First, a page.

For many decades, the United States has led the international community in supporting refugees and displaced people and in upholding international humanitarian principles. This is reflected in dozens of laws, expressions of policy, generous funding, and statements by U.S. officials. In assessing the performance of the Trump administration, Refugees International sets out three broad categories for review:
U.S. Commitment to International Humanitarian Leadership: Examples of this commitment over many decades are varied. It appears in the Refugee Act of 1980, the bipartisan legislation overwhelmingly enacted by both houses of Congress, in which the U.S. government declared that it is the “historic policy of the United States to respond to the urgent needs of persons subject to persecution in their homelands.” A strong and bipartisan willingness by the U.S. Congress to generously fund refugee and humanitarian assistance also reflects the U.S. commitment. Finally, President Trump has articulated the importance of international humanitarian leadership himself. At the United Nations General Assembly in 2017, for example, the president declared that “the United States continues to lead the world in humanitarian assistance,” noting efforts in South Sudan, Somalia, northern Nigeria, and Yemen, as well as on a range of health, gender, and human rights-related initiatives.
U.S. Commitments to Protecting Refugees: These are most clearly reflected in U.S. accession, during the Lyndon Johnson administration, to the 1951 Convention Relating to the Status of Refugees and its 1967 Protocol, which include the prohibition against returning any individual to a country where his or her “life or freedom would be threatened on account of his [or her] race, religion, nationality, or membership of a particular social group or political opinion.” U.S. commitments are also reflected in the Refugee Act of 1980, which established an annual process for refugee admissions to the United States. There is also U.S. asylum law, by which individuals already in the United States or seeking entry at U.S. borders are considered for asylum based on a fear of persecution in their home countries.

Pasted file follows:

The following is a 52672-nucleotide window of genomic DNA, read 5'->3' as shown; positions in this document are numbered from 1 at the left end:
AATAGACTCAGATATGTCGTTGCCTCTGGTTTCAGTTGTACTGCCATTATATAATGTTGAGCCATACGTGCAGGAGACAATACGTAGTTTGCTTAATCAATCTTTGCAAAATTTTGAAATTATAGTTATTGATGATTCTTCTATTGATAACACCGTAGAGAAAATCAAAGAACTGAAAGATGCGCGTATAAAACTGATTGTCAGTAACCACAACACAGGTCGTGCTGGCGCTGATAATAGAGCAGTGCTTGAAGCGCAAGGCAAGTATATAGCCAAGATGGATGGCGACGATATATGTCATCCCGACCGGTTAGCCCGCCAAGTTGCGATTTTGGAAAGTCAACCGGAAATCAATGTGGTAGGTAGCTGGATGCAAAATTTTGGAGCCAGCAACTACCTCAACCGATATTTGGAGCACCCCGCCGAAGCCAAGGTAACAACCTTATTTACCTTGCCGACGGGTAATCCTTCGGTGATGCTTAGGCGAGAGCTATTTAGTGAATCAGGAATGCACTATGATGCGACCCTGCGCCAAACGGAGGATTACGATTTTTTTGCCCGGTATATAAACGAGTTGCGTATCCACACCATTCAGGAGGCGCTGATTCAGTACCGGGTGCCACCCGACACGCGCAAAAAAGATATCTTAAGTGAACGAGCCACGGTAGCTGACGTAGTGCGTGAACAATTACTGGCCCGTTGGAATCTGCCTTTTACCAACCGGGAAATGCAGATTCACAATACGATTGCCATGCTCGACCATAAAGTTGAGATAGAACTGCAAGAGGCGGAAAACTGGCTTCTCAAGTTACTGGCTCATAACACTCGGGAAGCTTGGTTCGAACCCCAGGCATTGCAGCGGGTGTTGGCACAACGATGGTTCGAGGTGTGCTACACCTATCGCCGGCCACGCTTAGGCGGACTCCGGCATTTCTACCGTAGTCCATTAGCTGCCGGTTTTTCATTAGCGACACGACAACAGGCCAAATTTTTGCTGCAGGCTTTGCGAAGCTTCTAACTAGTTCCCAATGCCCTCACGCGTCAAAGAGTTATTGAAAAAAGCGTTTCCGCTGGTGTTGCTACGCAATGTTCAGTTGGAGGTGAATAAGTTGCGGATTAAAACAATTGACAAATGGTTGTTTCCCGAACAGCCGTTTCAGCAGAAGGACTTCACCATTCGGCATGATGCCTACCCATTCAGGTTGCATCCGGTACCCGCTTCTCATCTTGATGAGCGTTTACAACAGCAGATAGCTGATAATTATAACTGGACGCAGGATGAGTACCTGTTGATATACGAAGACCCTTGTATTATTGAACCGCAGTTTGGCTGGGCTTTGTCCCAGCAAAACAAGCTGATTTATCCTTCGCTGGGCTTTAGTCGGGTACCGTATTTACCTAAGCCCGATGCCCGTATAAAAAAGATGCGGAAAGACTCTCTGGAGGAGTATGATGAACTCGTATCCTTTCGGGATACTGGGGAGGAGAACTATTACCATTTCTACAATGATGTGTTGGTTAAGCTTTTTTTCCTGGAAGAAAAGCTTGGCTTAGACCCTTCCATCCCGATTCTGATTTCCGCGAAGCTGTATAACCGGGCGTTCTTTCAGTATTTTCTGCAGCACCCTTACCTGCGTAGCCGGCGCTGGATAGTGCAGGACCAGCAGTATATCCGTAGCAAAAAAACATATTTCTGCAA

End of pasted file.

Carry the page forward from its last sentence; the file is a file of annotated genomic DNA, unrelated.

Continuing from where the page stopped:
U.S. Commitments to Lifesaving Humanitarian Aid Based on Need: In 1984, in justifying its decision to provide humanitarian aid to famine-affected Ethiopia, the Reagan administration declared that “a hungry child knows no politics.” Indeed, U.S. officials have long endorsed a commitment to ensure that lifesaving and life-sustaining humanitarian assistance should be based on humanitarian need, consistent with the principle of humanity (i.e., the belief that profound humanitarian suffering must be addressed wherever it is found).
Trump Administration Performance at Home
Grade: F (Unsatisfactory—failing grade)
Under U.S. law and the 1951 Convention Relating to the Status of Refugees and its 1967 Protocol, asylum provides protection for individuals fleeing their countries of origin due to persecution based on race, religion, nationality, political opinion, or membership in a social group. It is a critically important safeguard against return to persecution. Individuals already present in the United States may request asylum, and asylum may also be requested at ports of entry.
The Trump administration has undermined protection for asylum seekers over the past year in three overarching and dramatic ways. The president and others in his administration have also inappropriately cast aspersion on asylum seekers and the asylum system to promote more restrictive policies.